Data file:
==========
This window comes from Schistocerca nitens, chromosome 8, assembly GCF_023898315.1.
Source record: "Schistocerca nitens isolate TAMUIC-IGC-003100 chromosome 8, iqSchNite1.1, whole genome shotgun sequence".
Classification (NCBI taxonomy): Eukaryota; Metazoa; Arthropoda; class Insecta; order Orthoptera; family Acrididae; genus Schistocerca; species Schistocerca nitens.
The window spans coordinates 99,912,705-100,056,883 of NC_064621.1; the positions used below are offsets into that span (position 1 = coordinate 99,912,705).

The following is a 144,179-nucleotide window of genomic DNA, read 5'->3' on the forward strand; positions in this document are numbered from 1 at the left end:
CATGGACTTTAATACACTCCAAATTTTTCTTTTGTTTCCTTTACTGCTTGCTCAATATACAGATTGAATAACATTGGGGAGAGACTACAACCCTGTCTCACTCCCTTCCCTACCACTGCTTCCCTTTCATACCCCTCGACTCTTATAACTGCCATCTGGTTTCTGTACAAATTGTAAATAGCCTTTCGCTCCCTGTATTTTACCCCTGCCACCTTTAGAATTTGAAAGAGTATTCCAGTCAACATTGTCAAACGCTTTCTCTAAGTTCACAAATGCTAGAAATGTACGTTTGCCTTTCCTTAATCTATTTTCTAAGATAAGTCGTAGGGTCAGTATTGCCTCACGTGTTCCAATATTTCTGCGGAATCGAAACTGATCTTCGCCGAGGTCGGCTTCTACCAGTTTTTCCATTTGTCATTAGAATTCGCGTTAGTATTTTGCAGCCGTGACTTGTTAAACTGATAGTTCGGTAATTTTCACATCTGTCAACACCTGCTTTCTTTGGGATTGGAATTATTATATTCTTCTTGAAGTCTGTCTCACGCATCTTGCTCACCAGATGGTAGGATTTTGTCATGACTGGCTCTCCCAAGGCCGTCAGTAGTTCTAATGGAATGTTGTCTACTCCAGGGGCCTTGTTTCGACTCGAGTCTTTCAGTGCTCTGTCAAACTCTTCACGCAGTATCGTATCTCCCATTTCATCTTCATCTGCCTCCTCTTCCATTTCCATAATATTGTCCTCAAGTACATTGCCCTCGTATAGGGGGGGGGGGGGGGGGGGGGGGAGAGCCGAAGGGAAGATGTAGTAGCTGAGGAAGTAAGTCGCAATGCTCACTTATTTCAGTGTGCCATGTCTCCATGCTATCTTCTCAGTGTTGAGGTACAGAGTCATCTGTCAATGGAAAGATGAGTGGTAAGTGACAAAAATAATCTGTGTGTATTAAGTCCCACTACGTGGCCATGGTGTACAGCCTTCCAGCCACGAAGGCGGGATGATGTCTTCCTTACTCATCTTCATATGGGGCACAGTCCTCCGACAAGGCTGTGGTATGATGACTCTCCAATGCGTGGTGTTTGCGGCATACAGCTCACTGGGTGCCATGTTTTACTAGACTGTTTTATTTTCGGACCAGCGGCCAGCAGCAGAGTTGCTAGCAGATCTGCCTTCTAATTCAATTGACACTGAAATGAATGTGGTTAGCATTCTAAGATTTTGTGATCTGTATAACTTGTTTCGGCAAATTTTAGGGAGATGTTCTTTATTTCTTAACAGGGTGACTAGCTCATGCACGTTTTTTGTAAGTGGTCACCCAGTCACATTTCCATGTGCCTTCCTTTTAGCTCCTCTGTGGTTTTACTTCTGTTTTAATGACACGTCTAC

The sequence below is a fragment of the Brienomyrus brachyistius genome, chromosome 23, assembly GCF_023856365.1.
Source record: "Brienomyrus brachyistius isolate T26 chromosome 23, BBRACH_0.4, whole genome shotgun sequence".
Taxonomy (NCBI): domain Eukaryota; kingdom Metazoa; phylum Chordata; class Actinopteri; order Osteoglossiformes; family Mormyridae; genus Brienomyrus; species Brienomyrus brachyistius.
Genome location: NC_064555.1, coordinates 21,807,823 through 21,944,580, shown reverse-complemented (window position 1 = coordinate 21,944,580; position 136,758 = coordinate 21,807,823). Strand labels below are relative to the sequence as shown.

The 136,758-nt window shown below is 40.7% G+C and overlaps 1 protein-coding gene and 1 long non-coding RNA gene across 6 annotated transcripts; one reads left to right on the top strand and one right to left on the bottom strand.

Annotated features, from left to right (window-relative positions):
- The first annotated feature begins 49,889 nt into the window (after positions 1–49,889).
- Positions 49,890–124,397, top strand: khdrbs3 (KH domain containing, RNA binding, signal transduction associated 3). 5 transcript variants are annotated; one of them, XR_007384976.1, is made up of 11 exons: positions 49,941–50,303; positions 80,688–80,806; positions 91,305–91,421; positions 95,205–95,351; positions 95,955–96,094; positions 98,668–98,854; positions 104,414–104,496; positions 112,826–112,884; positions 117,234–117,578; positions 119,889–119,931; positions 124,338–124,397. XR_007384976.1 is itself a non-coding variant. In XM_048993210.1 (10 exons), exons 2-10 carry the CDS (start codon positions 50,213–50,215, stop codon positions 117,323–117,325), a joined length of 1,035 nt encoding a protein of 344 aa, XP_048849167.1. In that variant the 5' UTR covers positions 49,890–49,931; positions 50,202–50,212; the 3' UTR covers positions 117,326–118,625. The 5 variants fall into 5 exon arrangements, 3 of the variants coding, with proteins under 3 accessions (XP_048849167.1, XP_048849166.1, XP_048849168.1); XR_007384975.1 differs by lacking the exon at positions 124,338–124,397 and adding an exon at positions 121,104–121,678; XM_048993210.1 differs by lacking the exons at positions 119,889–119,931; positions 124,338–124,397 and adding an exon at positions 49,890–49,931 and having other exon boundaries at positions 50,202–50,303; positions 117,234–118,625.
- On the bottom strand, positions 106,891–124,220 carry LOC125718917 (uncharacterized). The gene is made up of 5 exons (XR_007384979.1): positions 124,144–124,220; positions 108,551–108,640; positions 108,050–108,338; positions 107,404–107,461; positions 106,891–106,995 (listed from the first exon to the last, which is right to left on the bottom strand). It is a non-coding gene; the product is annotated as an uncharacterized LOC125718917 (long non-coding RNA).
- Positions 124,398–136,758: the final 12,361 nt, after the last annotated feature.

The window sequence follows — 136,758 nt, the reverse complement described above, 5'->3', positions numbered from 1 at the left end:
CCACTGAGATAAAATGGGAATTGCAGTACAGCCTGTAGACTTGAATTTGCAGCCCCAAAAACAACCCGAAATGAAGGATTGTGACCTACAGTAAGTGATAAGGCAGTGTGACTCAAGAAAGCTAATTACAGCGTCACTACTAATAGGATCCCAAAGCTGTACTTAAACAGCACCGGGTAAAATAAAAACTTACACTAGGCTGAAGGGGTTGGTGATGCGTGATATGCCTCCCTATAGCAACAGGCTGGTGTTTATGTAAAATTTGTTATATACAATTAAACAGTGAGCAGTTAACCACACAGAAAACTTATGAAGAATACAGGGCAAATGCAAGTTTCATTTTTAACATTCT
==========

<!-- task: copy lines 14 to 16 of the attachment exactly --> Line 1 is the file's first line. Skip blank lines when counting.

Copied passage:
- Positions 49,890–124,397, top strand: khdrbs3 (KH domain containing, RNA binding, signal transduction associated 3). 5 transcript variants are annotated; one of them, XR_007384976.1, is made up of 11 exons: positions 49,941–50,303; positions 80,688–80,806; positions 91,305–91,421; positions 95,205–95,351; positions 95,955–96,094; positions 98,668–98,854; positions 104,414–104,496; positions 112,826–112,884; positions 117,234–117,578; positions 119,889–119,931; positions 124,338–124,397. XR_007384976.1 is itself a non-coding variant. In XM_048993210.1 (10 exons), exons 2-10 carry the CDS (start codon positions 50,213–50,215, stop codon positions 117,323–117,325), a joined length of 1,035 nt encoding a protein of 344 aa, XP_048849167.1. In that variant the 5' UTR covers positions 49,890–49,931; positions 50,202–50,212; the 3' UTR covers positions 117,326–118,625. The 5 variants fall into 5 exon arrangements, 3 of the variants coding, with proteins under 3 accessions (XP_048849167.1, XP_048849166.1, XP_048849168.1); XR_007384975.1 differs by lacking the exon at positions 124,338–124,397 and adding an exon at positions 121,104–121,678; XM_048993210.1 differs by lacking the exons at positions 119,889–119,931; positions 124,338–124,397 and adding an exon at positions 49,890–49,931 and having other exon boundaries at positions 50,202–50,303; positions 117,234–118,625.
- On the bottom strand, positions 106,891–124,220 carry LOC125718917 (uncharacterized). The gene is made up of 5 exons (XR_007384979.1): positions 124,144–124,220; positions 108,551–108,640; positions 108,050–108,338; positions 107,404–107,461; positions 106,891–106,995 (listed from the first exon to the last, which is right to left on the bottom strand). It is a non-coding gene; the product is annotated as an uncharacterized LOC125718917 (long non-coding RNA).
- Positions 124,398–136,758: the final 12,361 nt, after the last annotated feature.